I guess the big question would be, “how complicated are these formulas?”
If they can all be represented by a single (or one of a few) schema, then it shouldn’t be too hard. On the other hand, if these are an arbitrary algebraic equation with variable groupings, or if they can contain multiple operands implicitly grouped by operator precedence, the task becomes much, much harder.
If the text formulas really are as simple as the examples you gave, here’s how I would define the base:
Field 1: “Formula” (1-line text) This is the text field that contains the formula, as shown above.
Field 2: “CleanForm” (formula) Replaces ‘x’ and ‘X’ in formula with ‘*’. [optional]
Field 3: “Operator” (formula) Extracts the operator character from the ‘CleanForm’ string.
Field 4: ‘Op1’ (formula) Extracts first operand; makes numeric.
Field 5: ‘Op2’ (formula) Extracts second operand; makes numeric.
Field 6: ‘Result’ (formula) Calculates result of formula.
IF(Operator="+",Op1 + Op2,
IF(Operator="-",Op1 - Op2,
IF(Operator="/",Op1 / Op2,
IF(Operator="*",Op1 * Op2,
This is extremely rudimentary – for one thing, in its current form, it chokes on negative numbers – so it should probably be seen as the beginnings of such code, eagerly awaiting expansion and enhancement into something useful.
(A few notes: Fields 2 through 5 would ordinarily be hidden in a production system. I’ve chosen to include the call to
VALUE() in the formulas that extract Op1 and Op2, which makes the resulting fields subject to Airtable’s cell formatting. [For instance, in the demo base that follows, you’ll notice in row 3 the extracted Op1 and Op2 display as rounded integers, even though their true values are preserved and used in the resulting formula.] In this instance,
Value() is required to keep calls to “*” and “?” from reporting an error, as they would if either operand was a string. Finally,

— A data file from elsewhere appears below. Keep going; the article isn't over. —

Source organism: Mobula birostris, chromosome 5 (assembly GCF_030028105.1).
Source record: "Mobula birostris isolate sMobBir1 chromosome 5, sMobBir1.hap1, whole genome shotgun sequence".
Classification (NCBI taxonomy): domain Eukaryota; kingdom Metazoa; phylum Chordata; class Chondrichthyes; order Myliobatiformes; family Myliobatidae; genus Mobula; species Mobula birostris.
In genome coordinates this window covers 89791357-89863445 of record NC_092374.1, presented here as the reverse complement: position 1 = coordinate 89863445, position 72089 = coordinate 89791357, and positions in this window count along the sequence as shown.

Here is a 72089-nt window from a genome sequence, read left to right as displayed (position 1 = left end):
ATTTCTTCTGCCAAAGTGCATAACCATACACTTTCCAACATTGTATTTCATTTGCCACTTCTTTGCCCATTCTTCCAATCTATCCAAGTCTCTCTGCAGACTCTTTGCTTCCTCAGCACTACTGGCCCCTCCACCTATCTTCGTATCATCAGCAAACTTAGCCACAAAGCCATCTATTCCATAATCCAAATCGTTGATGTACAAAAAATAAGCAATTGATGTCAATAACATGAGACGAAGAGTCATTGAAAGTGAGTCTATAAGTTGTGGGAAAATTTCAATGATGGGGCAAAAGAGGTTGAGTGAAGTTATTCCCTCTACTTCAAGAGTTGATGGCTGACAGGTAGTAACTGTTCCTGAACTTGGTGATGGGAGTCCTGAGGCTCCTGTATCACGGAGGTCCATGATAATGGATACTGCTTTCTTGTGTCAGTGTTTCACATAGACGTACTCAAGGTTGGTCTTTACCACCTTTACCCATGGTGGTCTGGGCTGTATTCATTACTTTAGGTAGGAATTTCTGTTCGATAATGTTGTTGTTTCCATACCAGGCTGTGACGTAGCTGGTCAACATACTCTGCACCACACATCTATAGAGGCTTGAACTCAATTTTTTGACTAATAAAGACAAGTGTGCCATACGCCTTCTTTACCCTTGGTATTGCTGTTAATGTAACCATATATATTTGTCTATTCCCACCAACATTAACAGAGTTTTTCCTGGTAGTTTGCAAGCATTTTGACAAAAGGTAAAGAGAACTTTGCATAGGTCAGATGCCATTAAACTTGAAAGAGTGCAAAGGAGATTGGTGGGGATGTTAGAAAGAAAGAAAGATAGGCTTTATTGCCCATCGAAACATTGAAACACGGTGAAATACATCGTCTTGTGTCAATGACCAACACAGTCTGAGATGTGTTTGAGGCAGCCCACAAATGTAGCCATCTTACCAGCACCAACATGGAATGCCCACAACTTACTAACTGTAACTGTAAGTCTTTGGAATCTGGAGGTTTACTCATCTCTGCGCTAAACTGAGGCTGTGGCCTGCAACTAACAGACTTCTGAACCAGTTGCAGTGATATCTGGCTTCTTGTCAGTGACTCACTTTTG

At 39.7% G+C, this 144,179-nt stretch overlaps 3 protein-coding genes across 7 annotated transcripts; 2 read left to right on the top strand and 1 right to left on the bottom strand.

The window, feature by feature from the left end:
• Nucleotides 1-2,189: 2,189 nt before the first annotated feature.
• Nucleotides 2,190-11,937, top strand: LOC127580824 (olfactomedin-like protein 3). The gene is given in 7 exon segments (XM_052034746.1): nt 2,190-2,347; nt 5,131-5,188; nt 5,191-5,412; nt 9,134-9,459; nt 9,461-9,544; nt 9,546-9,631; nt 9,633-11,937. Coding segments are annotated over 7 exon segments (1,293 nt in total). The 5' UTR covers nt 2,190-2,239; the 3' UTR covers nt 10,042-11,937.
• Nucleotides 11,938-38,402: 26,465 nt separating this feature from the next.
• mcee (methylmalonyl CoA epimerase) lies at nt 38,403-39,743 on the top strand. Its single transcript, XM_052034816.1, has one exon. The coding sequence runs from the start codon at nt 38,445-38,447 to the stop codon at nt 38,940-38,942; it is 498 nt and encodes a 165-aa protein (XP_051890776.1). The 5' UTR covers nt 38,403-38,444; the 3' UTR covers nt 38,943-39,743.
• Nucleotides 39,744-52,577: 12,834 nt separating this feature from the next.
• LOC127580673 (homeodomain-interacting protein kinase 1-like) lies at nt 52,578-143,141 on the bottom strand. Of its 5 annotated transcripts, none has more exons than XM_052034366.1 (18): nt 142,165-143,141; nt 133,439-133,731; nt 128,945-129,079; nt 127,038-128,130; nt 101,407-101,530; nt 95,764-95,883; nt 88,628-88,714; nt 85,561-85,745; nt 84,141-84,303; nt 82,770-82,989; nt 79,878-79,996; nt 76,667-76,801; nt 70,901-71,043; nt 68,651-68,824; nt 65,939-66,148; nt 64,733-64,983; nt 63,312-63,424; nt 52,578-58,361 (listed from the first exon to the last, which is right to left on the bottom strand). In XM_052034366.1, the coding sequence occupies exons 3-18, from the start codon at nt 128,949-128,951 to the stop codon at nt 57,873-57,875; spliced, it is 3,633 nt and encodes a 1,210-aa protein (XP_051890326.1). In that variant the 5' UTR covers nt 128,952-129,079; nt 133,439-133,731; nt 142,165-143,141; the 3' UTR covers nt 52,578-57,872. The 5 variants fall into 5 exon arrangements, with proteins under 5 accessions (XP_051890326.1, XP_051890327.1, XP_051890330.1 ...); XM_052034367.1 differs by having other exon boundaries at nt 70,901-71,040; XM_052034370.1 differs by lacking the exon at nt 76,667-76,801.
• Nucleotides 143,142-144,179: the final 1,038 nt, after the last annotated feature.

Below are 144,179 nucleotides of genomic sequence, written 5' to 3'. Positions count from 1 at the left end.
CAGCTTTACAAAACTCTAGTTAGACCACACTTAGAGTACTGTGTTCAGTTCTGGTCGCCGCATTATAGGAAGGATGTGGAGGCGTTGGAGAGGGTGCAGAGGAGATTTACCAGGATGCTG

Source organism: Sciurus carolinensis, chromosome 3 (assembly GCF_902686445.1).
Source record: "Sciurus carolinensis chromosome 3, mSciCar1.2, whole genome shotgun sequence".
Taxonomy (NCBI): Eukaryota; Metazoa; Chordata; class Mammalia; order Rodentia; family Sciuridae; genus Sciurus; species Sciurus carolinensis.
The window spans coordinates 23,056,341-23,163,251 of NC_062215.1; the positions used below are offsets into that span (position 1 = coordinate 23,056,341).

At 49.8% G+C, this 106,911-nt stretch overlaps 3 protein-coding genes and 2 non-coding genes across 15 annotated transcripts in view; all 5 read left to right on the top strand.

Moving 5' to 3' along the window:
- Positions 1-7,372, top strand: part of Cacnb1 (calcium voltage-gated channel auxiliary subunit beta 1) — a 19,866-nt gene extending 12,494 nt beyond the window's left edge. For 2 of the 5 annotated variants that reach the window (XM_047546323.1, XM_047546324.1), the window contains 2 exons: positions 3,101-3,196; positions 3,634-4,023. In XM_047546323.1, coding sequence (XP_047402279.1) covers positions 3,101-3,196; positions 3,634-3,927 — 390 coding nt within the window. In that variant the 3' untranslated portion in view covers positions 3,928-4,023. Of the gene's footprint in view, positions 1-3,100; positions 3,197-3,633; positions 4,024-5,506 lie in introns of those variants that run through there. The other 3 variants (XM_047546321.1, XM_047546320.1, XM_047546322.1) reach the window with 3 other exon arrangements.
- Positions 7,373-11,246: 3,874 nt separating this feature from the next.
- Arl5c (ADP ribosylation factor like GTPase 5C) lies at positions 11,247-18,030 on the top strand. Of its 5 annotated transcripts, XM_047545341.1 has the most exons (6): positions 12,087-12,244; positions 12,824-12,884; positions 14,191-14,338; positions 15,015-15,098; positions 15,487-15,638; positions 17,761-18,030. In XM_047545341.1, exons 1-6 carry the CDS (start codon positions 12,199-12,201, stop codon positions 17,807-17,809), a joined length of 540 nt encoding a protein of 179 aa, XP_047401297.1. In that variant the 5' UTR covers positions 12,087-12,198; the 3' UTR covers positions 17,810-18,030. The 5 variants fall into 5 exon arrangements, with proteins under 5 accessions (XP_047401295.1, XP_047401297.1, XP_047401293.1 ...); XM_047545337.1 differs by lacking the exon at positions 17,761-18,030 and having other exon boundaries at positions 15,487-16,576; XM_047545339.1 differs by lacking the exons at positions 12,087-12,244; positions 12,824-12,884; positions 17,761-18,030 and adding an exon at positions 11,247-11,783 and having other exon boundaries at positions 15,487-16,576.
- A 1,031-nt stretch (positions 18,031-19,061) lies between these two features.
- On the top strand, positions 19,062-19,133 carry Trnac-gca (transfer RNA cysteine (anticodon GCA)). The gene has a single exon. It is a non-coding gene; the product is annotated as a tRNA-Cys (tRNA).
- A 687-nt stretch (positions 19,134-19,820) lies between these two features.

BLANK() in the final formula ensures ‘Result’ is a numeric value; replacing it with
"" would cause it to be cast as a string.)
A link to a demo base containing these formulas can be found here.
@W_Vann_Hall Very appreciate your help. That was a cool implementation.
Unfortunately, my formulas are a lot complicated. I might need to have a parser just like in Field 3, 4, 5, 6 but do in a recursive way.
So, eventually, I fallback it to Microsoft Excel to do that with the “evaluate()” with a macro. :sleepy:
Yeah, I figured if you were anything other than an elementary school teacher working on courseware, that example was going to be far too simplistic—
—probably. Years ago, I wrote a book chapter on Natural Language Programming (using a computer language that had no business being used that way), and in it I pointed out that for many applications, AAI – Artificial Artificial Intelligence – would suffice. That is, if one was building a ‘natural language’ interface to, say, a DBMS, it wasn’t necessary for the application even to be as fluent a conversationalist as Eliza, let alone to pass a Turing test. Instead, virtually every ‘natural language’ statement made to the app would be a command or query of some sort, invoking a small number of actions, typically falling into a [command] [subject] [modifier] [object] [modifier] structure that made it child’s play to extract field names and values. Your main driver isn’t the complexity of the formulas you need to evaluate so much as it is the scope and range of complex formulas. If you have a manageable number of formulas to support – or if they can be refactored into a manageable number – and you’re gaining other benefits from Airtable, it might turn out to be worth the effort to hand-build support in your base.
On the other hand, if you have no idea what you will need to solve on any given day, you probably need either a different solution or some way to offload that portion of processing. Towards that end, I spent a little time scanning through the apps and integrations supported by IFTTT and Zapier, expecting to find a ready-made gateway to something like the math.js web service, MathJax, or similar – to no avail. Yes, your Airtable base can talk near-seamlessly with the net-enabled device that warns you when the number of eggs in your fridge drops below a certain threshold, but if you want to calculate how much liquid egg that represents, expressed in cubic centimeters, you’ll have to build the interface and routines yourself. :winking_face: